V) ION-exchange SYSTEMS:
Ion-exchange systems generally use resins composed of water-insoluble cross-linked polymers. These polymers contain self-forming functional groups in repeating positions on the polymer chain. The drug is bound to the resin and released by exchanging with appropriately charged ions in contact with the ion-exchange groups.
The rate of drug diffusing out of the resin is controlled by the area of diffusion, diffusional path length and rigidity of the resin, which is a function of the amount of cross-linking agent used to prepare the resin. This system is advantageous for drugs that are highly susceptible to degradation by enzymatic processes, since it offers a protective mechanism by temporarily altering the substrate.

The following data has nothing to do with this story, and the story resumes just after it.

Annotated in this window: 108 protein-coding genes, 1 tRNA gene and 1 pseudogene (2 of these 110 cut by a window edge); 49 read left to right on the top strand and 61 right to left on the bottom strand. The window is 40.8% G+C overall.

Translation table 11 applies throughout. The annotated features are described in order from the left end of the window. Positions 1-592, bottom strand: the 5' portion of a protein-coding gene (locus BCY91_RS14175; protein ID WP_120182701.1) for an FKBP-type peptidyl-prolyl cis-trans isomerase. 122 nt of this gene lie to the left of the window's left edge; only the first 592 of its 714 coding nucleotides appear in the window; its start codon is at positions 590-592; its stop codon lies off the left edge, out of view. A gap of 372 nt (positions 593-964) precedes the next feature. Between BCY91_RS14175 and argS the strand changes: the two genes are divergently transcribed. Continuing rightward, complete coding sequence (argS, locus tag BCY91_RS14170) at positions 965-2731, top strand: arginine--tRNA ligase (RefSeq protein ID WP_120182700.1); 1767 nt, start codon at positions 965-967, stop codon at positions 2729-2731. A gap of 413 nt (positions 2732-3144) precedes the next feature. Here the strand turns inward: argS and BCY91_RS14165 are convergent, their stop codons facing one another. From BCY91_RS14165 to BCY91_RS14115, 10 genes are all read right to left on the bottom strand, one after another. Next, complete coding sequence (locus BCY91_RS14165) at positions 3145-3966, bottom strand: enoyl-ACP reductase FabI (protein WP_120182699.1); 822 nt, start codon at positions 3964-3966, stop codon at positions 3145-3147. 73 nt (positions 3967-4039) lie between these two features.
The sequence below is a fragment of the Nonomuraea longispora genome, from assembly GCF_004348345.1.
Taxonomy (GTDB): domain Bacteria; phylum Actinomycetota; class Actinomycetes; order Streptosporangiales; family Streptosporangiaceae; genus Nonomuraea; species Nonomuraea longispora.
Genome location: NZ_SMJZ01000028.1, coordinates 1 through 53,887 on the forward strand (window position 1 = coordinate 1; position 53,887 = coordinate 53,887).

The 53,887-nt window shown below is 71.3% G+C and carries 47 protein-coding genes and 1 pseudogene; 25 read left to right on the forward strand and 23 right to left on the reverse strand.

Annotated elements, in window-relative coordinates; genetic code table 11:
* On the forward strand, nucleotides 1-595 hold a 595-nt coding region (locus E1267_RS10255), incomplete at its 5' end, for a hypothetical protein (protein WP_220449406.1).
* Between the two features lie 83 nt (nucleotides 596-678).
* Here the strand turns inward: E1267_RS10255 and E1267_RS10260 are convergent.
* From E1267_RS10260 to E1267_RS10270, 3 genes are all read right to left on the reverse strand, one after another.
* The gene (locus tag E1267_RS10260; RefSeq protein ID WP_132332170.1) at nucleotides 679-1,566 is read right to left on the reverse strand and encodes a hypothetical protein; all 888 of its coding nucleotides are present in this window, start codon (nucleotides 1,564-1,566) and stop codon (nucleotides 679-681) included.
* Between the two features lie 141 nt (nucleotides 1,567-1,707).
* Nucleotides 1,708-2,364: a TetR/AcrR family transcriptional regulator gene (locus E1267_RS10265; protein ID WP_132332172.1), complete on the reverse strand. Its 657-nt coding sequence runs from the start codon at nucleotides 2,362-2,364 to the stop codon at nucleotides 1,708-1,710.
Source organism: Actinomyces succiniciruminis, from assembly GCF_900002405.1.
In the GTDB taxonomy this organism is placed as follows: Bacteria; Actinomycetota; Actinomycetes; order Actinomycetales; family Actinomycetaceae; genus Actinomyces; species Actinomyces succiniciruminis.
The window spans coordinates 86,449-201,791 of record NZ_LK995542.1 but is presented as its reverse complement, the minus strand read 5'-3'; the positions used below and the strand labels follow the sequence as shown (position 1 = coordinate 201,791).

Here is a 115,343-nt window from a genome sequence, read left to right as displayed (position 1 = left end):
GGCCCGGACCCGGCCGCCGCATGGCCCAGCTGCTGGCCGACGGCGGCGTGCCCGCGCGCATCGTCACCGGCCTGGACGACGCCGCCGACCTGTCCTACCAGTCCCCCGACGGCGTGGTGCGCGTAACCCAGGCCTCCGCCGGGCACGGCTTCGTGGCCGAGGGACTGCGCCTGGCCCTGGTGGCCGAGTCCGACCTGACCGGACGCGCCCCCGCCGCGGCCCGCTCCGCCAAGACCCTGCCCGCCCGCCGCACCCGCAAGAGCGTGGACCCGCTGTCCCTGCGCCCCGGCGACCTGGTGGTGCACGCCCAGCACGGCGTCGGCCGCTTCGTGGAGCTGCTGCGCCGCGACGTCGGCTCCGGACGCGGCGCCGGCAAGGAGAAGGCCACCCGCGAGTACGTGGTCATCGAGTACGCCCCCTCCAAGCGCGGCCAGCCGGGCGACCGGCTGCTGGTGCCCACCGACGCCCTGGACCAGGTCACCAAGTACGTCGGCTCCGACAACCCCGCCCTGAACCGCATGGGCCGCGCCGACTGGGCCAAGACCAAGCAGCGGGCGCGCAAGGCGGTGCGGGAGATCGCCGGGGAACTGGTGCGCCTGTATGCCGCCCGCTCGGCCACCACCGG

This approach to sustained release, however, has the limitations that the release rate is proportionate to the concentration of the ions present in the area of administration. Although the ionic concentration of the GI tract remains more or less constant, the release rate of drug can be affected by variability in diet, water intake and individual intestinal content.
An improvement in this system is to coat the ion-exchange resin with a hydrophobic rate-limiting polymer, such as ethyl cellulose or wax. These systems rely on polymer coat to govern the rate of drug availability.
vi) PRODRUG APPROACH:
The applications of the classical pro-drug approach in the design of oral sustained drug delivery forms has been limited due to various toxicological considerations.
However, theophylline, a fairly water soluble compound with good bioavailability having short biological half life and narrow therapeutic range (10 - 20 um /ml in plasma) when given orally but makes plasma concentration monitoring essential. In an effort to overcome these shortcomings, several sustained release products of theophylline have been designed.